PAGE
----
America is more divided than at any time since before the Civil War, so is the Church rising to this moment with displaying Christian unity, or will the Church itself and Christians become as divided with each other over secondary issues and over politics to an extent of where we look as divided to the world as our country is? Our culture is clearly sick and confused, seen clearly in topics like sexuality, gender, and abortion rights. Will we speak the truth in love, or will we in the name of love omit biblical truth, or in the name of proclaiming truth leave out love?
America and the Church in America have arrived at an inflection point where it needs to be asked: What is our mission? What do we want to be known for? How will we respond to this moment? Will we as Christians be counter-cultural or will we get caught up in the culture wars raging around us?
The far left pushes a message that will conflict with what the Bible says when it pushes its agenda on sexuality and gender ideology, and euphemisms that minimize the barbaric nature of abortion. But the far right pushes a message of political retribution and nationalism that conflicts with the sermon on the Mount, and that can cause us to forget that ours is a spiritual kingdom to advance, not an earthly one. The truth is the Church and Christians should not be able to fit entirely with any political or ideological camp because the Gospel is above all that, and both liberals and conservatives need Jesus Christ.
Christians should be careful to remember Jonah, who was so caught up in demonizing the other side and filled with anger at the people of Nineveh that he ran from carrying out his mission to proclaim God’s message of compassion and warning of judgment. Christians, Jesus said, should be known for their genuine love for each other and for those outside the faith. We must not lose sight of our mission given by Jesus Christ, which is not to gain political power or influence at all costs but rather to proclaim the life-changing power of the Gospel of Christ in the hope it will change hearts and minds, and ultimately, the world. Jesus does not say in Matthew 24 that He will return for the Church once it sufficiently proclaimed political and ideological talking points, or once enough elections have been won. Jesus said He will return once the Gospel has been shared with everyone.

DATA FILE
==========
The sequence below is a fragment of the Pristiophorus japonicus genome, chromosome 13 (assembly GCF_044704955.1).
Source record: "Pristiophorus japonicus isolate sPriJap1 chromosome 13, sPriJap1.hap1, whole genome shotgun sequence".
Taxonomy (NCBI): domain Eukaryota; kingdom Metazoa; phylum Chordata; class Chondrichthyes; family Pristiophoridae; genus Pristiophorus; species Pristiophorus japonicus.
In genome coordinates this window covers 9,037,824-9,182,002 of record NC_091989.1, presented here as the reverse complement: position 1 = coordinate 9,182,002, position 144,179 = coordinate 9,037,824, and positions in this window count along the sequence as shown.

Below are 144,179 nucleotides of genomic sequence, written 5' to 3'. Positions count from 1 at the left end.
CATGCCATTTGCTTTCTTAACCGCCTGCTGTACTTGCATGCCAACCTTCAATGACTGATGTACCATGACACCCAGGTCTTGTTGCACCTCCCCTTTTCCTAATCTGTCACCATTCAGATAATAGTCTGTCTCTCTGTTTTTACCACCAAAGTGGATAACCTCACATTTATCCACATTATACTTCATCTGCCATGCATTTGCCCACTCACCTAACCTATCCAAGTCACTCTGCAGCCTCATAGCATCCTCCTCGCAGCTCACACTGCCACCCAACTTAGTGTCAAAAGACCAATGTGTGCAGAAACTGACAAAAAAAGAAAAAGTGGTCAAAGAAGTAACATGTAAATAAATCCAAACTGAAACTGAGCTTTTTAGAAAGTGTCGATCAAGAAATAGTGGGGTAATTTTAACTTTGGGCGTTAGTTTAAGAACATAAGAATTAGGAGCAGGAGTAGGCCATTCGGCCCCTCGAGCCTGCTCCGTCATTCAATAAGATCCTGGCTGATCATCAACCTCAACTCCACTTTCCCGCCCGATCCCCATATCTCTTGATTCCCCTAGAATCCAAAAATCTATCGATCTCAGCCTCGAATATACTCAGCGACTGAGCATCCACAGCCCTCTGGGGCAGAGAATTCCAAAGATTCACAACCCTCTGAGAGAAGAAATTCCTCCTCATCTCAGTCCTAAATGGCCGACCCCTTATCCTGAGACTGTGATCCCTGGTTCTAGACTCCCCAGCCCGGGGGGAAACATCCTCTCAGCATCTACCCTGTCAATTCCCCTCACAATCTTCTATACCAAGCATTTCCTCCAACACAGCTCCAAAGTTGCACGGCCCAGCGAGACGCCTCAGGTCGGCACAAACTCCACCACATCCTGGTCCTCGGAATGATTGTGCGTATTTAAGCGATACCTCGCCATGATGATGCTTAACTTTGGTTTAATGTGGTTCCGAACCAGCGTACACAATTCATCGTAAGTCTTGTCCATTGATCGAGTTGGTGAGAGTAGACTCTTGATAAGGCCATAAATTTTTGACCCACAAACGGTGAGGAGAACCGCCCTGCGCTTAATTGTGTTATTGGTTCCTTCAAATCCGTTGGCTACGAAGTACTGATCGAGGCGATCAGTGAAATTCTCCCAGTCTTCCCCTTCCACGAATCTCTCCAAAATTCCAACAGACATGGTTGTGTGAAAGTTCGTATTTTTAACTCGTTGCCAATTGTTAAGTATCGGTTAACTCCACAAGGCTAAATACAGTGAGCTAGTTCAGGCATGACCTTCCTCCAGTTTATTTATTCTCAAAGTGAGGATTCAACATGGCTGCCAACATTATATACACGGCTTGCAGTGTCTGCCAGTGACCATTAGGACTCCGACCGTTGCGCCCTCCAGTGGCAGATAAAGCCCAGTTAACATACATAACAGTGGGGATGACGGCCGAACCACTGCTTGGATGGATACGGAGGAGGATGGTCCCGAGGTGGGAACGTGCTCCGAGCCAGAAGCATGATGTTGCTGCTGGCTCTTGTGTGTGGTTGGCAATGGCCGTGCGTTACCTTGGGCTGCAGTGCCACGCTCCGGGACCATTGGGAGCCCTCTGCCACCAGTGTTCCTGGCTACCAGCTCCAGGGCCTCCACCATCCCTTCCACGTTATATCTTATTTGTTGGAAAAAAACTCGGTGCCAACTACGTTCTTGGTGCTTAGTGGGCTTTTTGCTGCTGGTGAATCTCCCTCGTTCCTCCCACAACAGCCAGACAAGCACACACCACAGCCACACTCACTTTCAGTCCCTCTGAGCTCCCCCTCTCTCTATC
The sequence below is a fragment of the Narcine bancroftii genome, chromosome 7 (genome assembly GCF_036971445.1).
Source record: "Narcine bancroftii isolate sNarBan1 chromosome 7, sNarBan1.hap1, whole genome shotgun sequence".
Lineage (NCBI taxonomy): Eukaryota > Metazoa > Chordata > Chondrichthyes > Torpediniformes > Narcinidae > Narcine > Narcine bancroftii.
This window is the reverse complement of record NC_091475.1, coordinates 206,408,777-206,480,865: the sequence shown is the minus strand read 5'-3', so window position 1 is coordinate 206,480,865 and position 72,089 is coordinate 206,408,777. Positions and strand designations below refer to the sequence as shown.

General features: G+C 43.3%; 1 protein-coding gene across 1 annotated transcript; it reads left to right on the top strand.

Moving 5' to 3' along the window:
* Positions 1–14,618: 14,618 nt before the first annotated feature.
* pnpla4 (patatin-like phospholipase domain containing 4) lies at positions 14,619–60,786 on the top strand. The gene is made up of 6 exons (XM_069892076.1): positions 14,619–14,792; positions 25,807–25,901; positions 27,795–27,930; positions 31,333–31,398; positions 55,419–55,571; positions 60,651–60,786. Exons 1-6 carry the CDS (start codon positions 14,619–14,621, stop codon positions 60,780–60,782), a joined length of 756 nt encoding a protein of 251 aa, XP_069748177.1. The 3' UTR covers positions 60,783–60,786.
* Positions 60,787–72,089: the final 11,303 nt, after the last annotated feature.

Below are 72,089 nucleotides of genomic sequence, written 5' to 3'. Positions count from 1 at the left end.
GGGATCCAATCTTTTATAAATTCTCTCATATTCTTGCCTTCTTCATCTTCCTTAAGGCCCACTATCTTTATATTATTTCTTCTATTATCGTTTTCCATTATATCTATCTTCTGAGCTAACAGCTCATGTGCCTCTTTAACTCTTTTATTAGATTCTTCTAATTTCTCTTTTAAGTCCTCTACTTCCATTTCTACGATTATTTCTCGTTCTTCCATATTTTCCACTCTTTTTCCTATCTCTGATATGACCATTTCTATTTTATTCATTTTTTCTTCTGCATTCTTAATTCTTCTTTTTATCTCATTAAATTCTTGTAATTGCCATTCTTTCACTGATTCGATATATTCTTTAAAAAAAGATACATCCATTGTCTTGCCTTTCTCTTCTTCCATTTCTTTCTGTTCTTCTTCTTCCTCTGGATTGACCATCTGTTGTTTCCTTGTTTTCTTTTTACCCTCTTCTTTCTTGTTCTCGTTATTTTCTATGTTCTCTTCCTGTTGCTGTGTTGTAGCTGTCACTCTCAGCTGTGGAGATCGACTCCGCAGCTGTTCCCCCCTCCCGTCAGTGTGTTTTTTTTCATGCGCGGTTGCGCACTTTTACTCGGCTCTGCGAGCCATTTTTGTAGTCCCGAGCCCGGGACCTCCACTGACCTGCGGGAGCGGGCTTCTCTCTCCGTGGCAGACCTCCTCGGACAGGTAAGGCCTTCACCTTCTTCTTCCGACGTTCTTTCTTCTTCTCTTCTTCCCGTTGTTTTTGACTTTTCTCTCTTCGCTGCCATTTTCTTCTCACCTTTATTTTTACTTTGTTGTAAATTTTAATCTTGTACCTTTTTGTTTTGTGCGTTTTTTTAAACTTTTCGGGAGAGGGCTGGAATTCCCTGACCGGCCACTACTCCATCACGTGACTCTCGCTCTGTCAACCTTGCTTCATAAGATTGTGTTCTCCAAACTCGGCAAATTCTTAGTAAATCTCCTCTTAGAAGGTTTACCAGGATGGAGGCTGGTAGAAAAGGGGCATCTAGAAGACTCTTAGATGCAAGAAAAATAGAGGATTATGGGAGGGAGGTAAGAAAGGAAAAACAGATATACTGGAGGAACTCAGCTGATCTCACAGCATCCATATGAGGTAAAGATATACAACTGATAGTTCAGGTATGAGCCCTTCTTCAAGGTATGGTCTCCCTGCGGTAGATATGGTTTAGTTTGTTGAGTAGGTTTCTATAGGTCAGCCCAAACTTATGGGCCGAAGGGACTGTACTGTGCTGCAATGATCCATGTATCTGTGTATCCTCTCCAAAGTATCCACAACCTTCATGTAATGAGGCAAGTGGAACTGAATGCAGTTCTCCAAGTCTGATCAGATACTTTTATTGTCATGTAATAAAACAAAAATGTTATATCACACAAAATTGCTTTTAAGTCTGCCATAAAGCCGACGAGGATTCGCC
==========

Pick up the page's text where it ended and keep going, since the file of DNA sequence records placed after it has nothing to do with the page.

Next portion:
For anyone watching, it seems to be clear that not only are we in for difficult times ahead, but that our politics are ugly and getting uglier from all sides. We must stand out by not allowing the toxicity of our cultural and political climate to rub off on us but we need to rub off on it. And while, certainly, Christians can and should participate in the political process and vote our conscience, may we be careful not to betray our values and beliefs in the name of advancing them.
The world is watching.
“Do all things without complaining or arguing, that you may be blameless and pure, children of God without fault in the midst of a crooked and twisted generation, among whom you shine as lights in the world” (Philippians 2:14-15).
Pastor Stephen Mitchell is the Senior Pastor of Trinity Bible Church in Maryland. He also is the host of a regular podcast, Real Christian Talk with Pastor Steve, available on all podcast platforms.